Words for Colour, Rushdie’s Film Lesson, and Maybe America’s Best Poet

Emily M. Keeler is a writer and the editor of...

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While the Pirahã tribe in the Amazon use no words at all for colour, Maud Newton has a few to spare for green.

This entire interview with Salman Rushdie is great, but lean in close when he says “…[O]ne of the things we all learned from the movies was a kind of compression that didn’t exist before people were used to watching films….Writers can use filmic devices that we’ve all accepted so much that we don’t even see them as devices any more.” Earlier this year, he said something similar about television and the novel.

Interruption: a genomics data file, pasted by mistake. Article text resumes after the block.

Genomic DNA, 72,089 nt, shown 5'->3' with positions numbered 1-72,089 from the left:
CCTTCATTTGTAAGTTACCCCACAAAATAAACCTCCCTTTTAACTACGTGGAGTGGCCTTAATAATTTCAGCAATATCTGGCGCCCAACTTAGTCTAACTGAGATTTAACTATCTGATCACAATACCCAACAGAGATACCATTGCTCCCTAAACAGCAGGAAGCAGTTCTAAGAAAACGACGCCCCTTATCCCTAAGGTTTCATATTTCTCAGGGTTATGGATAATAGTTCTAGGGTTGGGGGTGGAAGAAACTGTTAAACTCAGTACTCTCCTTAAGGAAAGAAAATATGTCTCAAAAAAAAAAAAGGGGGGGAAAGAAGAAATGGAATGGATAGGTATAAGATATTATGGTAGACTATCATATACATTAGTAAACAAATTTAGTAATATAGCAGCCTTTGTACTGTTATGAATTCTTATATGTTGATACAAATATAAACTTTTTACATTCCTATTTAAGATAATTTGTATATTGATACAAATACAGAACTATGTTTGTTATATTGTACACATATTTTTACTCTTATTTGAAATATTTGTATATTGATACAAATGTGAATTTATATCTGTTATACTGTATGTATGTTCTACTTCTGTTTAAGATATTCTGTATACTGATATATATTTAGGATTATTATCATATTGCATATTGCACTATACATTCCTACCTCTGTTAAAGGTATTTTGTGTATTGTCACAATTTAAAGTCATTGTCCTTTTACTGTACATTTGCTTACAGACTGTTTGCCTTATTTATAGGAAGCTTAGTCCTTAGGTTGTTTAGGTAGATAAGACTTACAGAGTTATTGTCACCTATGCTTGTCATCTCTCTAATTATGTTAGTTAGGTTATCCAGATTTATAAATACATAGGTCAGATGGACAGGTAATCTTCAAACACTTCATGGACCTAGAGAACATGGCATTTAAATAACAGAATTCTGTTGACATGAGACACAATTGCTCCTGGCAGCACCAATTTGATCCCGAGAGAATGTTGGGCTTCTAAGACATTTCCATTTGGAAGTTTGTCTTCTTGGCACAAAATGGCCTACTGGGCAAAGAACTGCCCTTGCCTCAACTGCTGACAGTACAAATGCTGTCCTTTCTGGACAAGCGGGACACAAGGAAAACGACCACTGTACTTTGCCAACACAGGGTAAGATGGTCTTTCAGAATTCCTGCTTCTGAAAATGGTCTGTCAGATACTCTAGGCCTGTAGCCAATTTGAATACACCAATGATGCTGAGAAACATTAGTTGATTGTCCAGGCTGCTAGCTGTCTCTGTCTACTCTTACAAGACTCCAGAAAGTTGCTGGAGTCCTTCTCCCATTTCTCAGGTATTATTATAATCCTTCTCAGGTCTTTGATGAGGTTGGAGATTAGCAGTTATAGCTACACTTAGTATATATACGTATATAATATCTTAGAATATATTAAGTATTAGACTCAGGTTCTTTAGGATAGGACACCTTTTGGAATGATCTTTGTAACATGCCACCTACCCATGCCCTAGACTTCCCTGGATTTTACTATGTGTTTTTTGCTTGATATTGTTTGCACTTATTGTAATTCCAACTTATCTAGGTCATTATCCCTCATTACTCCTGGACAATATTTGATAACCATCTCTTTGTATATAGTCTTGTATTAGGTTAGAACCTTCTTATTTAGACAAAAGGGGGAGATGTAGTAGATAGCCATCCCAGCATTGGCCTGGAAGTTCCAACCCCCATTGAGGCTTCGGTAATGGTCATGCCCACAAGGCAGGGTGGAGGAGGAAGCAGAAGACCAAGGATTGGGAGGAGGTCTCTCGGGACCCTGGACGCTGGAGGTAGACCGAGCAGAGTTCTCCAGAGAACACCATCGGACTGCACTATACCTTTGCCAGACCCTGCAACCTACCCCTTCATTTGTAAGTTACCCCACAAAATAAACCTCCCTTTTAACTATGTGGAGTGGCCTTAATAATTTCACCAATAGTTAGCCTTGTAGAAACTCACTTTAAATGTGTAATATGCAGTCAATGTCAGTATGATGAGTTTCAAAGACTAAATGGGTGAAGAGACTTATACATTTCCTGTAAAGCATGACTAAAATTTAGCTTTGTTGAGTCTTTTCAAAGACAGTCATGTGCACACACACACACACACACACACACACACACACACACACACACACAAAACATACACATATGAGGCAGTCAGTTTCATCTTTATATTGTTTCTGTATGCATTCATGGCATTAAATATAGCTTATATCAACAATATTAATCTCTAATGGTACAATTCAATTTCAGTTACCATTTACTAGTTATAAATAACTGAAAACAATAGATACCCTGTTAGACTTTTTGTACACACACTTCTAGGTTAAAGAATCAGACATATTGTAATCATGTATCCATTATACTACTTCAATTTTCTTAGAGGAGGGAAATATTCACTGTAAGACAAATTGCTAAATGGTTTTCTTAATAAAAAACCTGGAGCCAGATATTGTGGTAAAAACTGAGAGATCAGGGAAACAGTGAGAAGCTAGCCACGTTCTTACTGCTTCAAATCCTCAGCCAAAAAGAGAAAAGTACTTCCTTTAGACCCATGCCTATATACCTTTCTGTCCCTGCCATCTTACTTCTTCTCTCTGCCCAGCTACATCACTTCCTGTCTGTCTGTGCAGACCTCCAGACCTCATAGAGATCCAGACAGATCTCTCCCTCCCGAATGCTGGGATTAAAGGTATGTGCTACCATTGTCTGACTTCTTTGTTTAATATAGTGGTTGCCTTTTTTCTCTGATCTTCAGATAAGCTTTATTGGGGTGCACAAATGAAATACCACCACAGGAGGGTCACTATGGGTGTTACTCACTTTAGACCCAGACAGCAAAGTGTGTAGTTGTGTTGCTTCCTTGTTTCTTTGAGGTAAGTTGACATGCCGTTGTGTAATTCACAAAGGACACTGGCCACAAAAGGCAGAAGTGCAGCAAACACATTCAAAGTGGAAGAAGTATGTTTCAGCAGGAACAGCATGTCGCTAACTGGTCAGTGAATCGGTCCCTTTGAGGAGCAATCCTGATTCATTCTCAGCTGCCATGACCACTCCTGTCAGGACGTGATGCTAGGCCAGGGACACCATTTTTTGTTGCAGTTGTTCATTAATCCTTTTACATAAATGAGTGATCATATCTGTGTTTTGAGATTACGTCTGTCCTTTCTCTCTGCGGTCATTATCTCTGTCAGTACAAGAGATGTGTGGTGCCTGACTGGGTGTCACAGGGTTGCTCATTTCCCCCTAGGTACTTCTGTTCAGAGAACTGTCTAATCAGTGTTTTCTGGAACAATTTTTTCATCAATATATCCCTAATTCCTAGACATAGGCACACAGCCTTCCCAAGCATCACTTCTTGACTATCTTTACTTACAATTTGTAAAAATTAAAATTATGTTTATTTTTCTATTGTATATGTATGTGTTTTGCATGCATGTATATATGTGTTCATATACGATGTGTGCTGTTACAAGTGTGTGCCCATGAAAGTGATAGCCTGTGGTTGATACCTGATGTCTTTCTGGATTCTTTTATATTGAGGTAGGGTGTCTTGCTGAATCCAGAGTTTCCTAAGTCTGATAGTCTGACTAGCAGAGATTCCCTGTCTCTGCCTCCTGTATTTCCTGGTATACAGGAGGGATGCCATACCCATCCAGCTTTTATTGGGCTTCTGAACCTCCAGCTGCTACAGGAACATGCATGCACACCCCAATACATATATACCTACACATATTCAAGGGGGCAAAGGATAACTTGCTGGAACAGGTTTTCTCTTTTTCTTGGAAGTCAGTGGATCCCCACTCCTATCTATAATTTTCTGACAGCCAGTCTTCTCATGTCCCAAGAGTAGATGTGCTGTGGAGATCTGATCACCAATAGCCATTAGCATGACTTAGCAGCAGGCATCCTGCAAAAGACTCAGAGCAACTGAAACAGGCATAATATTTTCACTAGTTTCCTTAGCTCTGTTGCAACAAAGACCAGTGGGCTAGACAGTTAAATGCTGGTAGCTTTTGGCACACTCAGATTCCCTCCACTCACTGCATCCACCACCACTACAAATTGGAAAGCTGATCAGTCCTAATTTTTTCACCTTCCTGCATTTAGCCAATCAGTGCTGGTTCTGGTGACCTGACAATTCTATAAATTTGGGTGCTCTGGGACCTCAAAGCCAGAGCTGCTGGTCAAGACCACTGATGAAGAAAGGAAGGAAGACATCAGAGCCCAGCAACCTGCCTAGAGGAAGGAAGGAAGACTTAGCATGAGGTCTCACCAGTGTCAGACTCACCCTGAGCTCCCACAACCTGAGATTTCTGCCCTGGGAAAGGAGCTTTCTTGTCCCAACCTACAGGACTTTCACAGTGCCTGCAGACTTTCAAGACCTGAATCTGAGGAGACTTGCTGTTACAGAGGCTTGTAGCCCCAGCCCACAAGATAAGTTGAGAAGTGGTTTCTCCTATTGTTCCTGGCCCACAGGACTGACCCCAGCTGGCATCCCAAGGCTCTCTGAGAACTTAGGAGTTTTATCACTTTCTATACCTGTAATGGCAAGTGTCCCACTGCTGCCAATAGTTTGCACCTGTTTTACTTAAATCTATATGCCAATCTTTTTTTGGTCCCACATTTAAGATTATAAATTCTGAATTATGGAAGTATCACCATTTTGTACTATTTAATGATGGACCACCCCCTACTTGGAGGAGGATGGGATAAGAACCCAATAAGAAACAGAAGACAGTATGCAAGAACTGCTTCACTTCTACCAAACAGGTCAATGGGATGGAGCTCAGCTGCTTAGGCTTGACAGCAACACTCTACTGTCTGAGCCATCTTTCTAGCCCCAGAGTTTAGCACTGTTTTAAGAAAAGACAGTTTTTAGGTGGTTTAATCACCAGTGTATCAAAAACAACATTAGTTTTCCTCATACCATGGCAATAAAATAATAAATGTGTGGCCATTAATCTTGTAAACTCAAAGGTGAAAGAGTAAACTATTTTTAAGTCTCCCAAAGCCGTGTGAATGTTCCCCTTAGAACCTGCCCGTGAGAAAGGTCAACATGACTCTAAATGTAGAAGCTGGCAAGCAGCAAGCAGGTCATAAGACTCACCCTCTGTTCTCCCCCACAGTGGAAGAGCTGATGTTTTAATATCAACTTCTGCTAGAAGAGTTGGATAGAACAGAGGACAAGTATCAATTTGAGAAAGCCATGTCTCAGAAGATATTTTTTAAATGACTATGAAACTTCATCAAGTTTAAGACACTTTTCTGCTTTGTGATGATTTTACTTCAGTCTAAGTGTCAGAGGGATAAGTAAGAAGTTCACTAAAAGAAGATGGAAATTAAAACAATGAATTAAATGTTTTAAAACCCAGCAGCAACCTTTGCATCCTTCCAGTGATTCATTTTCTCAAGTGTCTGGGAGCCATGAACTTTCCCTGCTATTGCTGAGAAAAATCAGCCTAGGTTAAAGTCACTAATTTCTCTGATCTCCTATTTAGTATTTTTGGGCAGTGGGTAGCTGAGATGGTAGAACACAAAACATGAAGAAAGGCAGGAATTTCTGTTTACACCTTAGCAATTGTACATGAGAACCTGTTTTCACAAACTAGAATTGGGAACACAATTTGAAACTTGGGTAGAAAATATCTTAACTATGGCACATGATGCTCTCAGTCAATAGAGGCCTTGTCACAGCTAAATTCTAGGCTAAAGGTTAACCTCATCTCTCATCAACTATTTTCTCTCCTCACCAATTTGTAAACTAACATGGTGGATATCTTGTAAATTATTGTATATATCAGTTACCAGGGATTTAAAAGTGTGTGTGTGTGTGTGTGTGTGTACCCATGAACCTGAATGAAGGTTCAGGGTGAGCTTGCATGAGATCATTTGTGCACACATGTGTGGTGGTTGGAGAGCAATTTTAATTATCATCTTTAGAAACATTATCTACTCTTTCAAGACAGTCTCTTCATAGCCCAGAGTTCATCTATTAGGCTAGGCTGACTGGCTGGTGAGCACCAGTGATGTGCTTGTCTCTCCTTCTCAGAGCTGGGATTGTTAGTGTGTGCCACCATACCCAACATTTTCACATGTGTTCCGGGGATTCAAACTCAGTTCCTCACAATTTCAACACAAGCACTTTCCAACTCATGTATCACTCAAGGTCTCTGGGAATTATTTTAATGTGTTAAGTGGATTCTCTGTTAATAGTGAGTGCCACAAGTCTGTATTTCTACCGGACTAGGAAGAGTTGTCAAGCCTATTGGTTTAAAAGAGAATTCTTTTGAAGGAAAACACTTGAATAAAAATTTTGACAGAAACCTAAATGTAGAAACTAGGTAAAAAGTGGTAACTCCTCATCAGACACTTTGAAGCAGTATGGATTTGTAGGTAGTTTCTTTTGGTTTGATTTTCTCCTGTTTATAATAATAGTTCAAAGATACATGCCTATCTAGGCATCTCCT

It would appear that, aside from their syllabic similarities, Martin Amis’s new novel Lionel Asbo and America’s self-identified redneck sweet heart Honey Boo Boo have a thing or two in common. And it doesn’t seem that the commonality is happiness, exactly.

Michael Robbins posits Frederick Seidel as America’s best poet. Though I’m partial to John Ashbery, and he’s partial to Elizabeth Bishop.

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